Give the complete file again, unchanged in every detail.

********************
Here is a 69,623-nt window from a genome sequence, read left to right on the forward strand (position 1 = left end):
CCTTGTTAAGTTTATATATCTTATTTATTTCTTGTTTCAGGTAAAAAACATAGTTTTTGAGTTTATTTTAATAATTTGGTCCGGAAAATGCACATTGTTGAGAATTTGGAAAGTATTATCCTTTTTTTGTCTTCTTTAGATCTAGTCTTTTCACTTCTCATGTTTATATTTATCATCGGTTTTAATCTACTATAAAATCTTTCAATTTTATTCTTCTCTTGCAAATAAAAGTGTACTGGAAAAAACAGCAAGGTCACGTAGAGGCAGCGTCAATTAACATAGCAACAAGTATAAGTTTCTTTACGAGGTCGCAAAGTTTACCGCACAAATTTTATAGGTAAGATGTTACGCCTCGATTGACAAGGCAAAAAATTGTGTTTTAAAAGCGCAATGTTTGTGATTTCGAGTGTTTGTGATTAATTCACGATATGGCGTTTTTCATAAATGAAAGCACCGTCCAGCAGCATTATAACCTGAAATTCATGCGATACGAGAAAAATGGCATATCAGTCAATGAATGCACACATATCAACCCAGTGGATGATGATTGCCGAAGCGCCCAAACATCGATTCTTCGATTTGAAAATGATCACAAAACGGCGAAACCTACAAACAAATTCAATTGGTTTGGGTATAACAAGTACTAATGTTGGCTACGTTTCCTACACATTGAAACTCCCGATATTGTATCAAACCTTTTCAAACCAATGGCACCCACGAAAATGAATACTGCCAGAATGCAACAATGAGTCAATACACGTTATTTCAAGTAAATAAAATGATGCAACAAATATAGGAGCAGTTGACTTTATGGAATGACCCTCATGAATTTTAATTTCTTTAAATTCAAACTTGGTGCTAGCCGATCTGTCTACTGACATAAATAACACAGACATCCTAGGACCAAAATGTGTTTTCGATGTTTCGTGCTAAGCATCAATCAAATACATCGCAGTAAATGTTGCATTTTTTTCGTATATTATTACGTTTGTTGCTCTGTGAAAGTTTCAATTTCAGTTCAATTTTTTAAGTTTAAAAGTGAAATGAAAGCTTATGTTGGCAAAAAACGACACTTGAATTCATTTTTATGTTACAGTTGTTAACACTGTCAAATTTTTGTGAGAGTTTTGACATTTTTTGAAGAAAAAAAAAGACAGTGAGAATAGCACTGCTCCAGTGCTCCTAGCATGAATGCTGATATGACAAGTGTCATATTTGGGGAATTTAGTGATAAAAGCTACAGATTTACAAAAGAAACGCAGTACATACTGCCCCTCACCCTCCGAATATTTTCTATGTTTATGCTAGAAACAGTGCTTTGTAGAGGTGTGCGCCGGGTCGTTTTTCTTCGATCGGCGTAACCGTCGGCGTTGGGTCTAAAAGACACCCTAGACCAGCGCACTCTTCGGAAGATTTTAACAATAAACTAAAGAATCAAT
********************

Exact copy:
Here is a 69,623-nt window from a genome sequence, read left to right on the forward strand (position 1 = left end):
CCTTGTTAAGTTTATATATCTTATTTATTTCTTGTTTCAGGTAAAAAACATAGTTTTTGAGTTTATTTTAATAATTTGGTCCGGAAAATGCACATTGTTGAGAATTTGGAAAGTATTATCCTTTTTTTGTCTTCTTTAGATCTAGTCTTTTCACTTCTCATGTTTATATTTATCATCGGTTTTAATCTACTATAAAATCTTTCAATTTTATTCTTCTCTTGCAAATAAAAGTGTACTGGAAAAAACAGCAAGGTCACGTAGAGGCAGCGTCAATTAACATAGCAACAAGTATAAGTTTCTTTACGAGGTCGCAAAGTTTACCGCACAAATTTTATAGGTAAGATGTTACGCCTCGATTGACAAGGCAAAAAATTGTGTTTTAAAAGCGCAATGTTTGTGATTTCGAGTGTTTGTGATTAATTCACGATATGGCGTTTTTCATAAATGAAAGCACCGTCCAGCAGCATTATAACCTGAAATTCATGCGATACGAGAAAAATGGCATATCAGTCAATGAATGCACACATATCAACCCAGTGGATGATGATTGCCGAAGCGCCCAAACATCGATTCTTCGATTTGAAAATGATCACAAAACGGCGAAACCTACAAACAAATTCAATTGGTTTGGGTATAACAAGTACTAATGTTGGCTACGTTTCCTACACATTGAAACTCCCGATATTGTATCAAACCTTTTCAAACCAATGGCACCCACGAAAATGAATACTGCCAGAATGCAACAATGAGTCAATACACGTTATTTCAAGTAAATAAAATGATGCAACAAATATAGGAGCAGTTGACTTTATGGAATGACCCTCATGAATTTTAATTTCTTTAAATTCAAACTTGGTGCTAGCCGATCTGTCTACTGACATAAATAACACAGACATCCTAGGACCAAAATGTGTTTTCGATGTTTCGTGCTAAGCATCAATCAAATACATCGCAGTAAATGTTGCATTTTTTTCGTATATTATTACGTTTGTTGCTCTGTGAAAGTTTCAATTTCAGTTCAATTTTTTAAGTTTAAAAGTGAAATGAAAGCTTATGTTGGCAAAAAACGACACTTGAATTCATTTTTATGTTACAGTTGTTAACACTGTCAAATTTTTGTGAGAGTTTTGACATTTTTTGAAGAAAAAAAAAGACAGTGAGAATAGCACTGCTCCAGTGCTCCTAGCATGAATGCTGATATGACAAGTGTCATATTTGGGGAATTTAGTGATAAAAGCTACAGATTTACAAAAGAAACGCAGTACATACTGCCCCTCACCCTCCGAATATTTTCTATGTTTATGCTAGAAACAGTGCTTTGTAGAGGTGTGCGCCGGGTCGTTTTTCTTCGATCGGCGTAACCGTCGGCGTTGGGTCTAAAAGACACCCTAGACCAGCGCACTCTTCGGAAGATTTTAACAATAAACTAAAGAATCAAT